The French symbolist writer Alfred Jarry (1873–1907) is best known for his 1896 play Ubu Roi, work which reframes the bourgeoisie as the super-mediocre. Jarry coined the term and philosophical concept of ‘pataphysics’, which uses absurd irony to portray symbolic truths. Ubu Roi’s savage humour and monstrous absurdity, unlike anything thus far performed in French theatre, seemed unlikely to ever actually be performed on stage. However, theatre director Aurélien-Marie Lugné-Poe took the risk, producing the play at his Théâtre de l’Œuvre. On opening night, with traditionalists and the avant-garde in the audience, King Ubu stepped forward and intoned the opening word ‘Merdre!’. Pandemonium ensued, with outraged cries, booing, and whistling by the offended parties, countered by cheers and applause by the more degenerate contingent, and such interruptions continued through the evening. At the time only the dress rehearsal and opening night performance were held – the play was not revived until after Jarry’s death.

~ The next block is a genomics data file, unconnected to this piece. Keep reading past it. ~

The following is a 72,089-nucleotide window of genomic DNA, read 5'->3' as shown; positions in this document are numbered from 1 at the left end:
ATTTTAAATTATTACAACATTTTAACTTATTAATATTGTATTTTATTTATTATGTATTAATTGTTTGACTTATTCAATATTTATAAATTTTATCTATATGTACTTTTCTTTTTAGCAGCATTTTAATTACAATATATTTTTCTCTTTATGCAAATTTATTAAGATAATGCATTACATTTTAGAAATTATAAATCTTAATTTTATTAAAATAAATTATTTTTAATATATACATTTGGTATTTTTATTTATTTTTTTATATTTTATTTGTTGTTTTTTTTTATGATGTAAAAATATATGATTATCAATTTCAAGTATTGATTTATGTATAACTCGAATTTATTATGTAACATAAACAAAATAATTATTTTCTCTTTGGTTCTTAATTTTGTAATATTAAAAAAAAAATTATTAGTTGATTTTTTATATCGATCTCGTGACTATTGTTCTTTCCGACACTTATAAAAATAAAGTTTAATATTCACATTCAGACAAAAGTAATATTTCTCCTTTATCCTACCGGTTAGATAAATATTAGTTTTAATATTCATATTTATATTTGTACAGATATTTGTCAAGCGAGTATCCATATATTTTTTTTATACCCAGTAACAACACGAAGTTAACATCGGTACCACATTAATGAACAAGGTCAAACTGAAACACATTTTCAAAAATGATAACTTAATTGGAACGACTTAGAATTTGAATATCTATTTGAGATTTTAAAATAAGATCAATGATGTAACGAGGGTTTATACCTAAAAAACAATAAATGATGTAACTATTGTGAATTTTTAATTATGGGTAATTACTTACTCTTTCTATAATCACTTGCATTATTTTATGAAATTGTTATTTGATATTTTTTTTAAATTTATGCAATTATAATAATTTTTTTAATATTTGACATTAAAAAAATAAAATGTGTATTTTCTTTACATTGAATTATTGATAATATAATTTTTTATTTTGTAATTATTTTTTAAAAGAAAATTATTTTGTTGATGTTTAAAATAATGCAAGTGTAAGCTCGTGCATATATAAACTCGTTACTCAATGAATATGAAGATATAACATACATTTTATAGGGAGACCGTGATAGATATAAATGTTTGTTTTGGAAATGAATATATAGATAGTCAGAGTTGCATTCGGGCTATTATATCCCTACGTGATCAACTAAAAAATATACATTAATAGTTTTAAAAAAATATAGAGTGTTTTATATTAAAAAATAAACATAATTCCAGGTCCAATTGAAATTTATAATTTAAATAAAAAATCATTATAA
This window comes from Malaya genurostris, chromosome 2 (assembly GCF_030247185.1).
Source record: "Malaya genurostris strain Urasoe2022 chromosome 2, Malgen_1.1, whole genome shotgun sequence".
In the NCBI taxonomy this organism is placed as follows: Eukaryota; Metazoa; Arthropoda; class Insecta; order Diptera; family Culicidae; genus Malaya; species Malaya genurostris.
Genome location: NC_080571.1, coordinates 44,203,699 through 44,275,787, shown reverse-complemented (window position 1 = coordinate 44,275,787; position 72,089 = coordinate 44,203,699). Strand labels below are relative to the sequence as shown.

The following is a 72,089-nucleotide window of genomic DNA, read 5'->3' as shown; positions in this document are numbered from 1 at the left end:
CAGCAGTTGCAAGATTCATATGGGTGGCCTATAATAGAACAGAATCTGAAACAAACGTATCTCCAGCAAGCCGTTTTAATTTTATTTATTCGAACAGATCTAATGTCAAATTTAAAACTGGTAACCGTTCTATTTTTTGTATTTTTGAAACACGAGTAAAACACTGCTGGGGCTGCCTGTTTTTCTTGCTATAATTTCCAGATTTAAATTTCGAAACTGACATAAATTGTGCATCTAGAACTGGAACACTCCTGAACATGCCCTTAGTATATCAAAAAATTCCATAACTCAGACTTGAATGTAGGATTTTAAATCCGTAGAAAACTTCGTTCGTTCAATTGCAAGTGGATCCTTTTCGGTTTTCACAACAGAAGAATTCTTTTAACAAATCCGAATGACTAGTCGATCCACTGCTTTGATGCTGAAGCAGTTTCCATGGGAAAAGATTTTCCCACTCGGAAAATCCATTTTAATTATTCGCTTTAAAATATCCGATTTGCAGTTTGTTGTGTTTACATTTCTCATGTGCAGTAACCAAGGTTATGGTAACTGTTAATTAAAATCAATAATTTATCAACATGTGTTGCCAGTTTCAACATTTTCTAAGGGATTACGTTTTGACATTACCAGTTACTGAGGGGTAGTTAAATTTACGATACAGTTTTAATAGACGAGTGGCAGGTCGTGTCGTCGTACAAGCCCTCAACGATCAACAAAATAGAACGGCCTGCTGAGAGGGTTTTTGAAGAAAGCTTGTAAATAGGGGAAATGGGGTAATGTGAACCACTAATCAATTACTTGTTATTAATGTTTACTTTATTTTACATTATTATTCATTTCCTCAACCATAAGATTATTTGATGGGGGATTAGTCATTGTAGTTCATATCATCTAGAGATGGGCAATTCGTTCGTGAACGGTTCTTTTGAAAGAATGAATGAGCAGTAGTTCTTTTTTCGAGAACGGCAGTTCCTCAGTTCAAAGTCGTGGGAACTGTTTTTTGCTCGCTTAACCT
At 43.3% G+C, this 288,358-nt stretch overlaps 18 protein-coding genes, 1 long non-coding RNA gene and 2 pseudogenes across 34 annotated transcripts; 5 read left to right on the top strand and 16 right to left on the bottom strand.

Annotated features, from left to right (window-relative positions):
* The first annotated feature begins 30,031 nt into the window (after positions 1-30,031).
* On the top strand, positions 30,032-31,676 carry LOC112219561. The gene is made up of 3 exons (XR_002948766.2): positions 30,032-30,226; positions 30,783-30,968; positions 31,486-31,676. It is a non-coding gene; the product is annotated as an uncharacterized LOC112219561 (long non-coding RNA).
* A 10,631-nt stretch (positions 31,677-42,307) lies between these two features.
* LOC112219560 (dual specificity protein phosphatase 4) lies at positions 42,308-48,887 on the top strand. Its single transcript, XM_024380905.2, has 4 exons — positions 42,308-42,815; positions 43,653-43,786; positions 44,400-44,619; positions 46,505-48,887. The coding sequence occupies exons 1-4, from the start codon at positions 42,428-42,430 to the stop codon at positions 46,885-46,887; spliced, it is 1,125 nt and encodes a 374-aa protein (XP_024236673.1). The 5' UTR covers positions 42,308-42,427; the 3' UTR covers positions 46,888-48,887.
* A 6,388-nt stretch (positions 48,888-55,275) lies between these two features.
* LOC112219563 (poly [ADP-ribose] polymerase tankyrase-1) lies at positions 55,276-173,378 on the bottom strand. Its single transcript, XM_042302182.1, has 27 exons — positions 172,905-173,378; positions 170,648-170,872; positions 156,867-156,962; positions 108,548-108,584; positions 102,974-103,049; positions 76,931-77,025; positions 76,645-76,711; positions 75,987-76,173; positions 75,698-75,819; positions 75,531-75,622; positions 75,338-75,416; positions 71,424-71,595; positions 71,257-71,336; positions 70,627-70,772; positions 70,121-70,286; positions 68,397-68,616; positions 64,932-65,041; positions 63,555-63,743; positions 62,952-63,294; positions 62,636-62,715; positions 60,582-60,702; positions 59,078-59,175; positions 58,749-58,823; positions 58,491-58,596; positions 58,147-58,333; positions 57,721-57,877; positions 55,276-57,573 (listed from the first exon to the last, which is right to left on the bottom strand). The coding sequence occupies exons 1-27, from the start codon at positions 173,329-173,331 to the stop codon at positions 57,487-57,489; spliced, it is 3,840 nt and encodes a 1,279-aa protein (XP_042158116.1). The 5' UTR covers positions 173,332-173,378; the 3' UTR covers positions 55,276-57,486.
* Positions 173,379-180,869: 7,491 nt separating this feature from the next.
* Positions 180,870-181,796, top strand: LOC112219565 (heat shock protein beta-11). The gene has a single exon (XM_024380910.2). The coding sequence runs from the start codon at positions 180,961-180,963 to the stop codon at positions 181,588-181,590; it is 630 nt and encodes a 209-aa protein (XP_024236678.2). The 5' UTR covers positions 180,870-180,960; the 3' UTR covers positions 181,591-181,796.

By the time Drains was commissioned to illustrate one of Jarry’s chaotic follow-up works, Gestes, suivis des paralipomènes d’Ubu (Gestures, Followed by Ubu’s Paralipomena), the anarchic writer had become a legendary heroic figure to many of the young writers and artists in Paris, including Guillaume Apollinaire and Pablo Picasso. Drains rose to the challenge of illustrating a madcap book which included wayward microbes, railway accidents and multiple appendices (including an appendix to the appendix), experimenting with colour, whole-page design and a gold-blocked cover to complement Jarry’s text. There’s also some rather gratuitous female nudity, which is our excuse for including this Drains-illustrated volume.

Gestes was published by Éditions du Sagittaire in a limited numbered and boxed edition of 1,000 copies.